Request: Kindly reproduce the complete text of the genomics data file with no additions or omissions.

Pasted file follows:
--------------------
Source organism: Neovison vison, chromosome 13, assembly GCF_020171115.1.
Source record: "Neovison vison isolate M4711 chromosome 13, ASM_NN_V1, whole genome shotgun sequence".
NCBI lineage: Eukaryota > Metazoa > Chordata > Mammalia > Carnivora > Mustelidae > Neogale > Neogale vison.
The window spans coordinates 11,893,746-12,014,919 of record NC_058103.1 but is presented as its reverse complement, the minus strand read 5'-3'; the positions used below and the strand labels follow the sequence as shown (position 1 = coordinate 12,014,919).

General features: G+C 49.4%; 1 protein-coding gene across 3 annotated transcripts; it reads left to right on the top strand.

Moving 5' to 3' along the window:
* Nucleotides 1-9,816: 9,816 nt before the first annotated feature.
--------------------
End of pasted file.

Source organism: Neovison vison, chromosome 13, assembly GCF_020171115.1.
Source record: "Neovison vison isolate M4711 chromosome 13, ASM_NN_V1, whole genome shotgun sequence".
NCBI lineage: Eukaryota > Metazoa > Chordata > Mammalia > Carnivora > Mustelidae > Neogale > Neogale vison.
The window spans coordinates 11,893,746-12,014,919 of record NC_058103.1 but is presented as its reverse complement, the minus strand read 5'-3'; the positions used below and the strand labels follow the sequence as shown (position 1 = coordinate 12,014,919).

General features: G+C 49.4%; 1 protein-coding gene across 3 annotated transcripts; it reads left to right on the top strand.

Moving 5' to 3' along the window:
* Nucleotides 1-9,816: 9,816 nt before the first annotated feature.